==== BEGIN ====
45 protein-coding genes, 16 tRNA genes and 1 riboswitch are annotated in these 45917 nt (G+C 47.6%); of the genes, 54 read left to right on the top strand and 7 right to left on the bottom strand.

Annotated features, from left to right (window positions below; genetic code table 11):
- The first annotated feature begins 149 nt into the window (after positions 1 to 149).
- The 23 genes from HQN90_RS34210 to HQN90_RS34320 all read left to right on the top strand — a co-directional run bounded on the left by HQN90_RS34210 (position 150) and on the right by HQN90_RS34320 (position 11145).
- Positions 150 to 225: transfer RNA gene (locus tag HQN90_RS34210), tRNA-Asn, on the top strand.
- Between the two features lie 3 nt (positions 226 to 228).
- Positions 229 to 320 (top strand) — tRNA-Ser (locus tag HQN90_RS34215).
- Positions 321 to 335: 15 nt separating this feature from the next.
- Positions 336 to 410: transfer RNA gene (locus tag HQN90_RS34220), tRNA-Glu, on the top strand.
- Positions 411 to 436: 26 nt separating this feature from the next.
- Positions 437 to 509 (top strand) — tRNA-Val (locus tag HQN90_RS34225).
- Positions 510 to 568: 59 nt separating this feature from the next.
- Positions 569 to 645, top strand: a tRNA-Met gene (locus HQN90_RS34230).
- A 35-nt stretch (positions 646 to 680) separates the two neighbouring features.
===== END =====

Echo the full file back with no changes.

45 protein-coding genes, 16 tRNA genes and 1 riboswitch are annotated in these 45917 nt (G+C 47.6%); of the genes, 54 read left to right on the top strand and 7 right to left on the bottom strand.

Annotated features, from left to right (window positions below; genetic code table 11):
- The first annotated feature begins 149 nt into the window (after positions 1 to 149).
- The 23 genes from HQN90_RS34210 to HQN90_RS34320 all read left to right on the top strand — a co-directional run bounded on the left by HQN90_RS34210 (position 150) and on the right by HQN90_RS34320 (position 11145).
- Positions 150 to 225: transfer RNA gene (locus tag HQN90_RS34210), tRNA-Asn, on the top strand.
- Between the two features lie 3 nt (positions 226 to 228).
- Positions 229 to 320 (top strand) — tRNA-Ser (locus tag HQN90_RS34215).
- Positions 321 to 335: 15 nt separating this feature from the next.
- Positions 336 to 410: transfer RNA gene (locus tag HQN90_RS34220), tRNA-Glu, on the top strand.
- Positions 411 to 436: 26 nt separating this feature from the next.
- Positions 437 to 509 (top strand) — tRNA-Val (locus tag HQN90_RS34225).
- Positions 510 to 568: 59 nt separating this feature from the next.
- Positions 569 to 645, top strand: a tRNA-Met gene (locus HQN90_RS34230).
- A 35-nt stretch (positions 646 to 680) separates the two neighbouring features.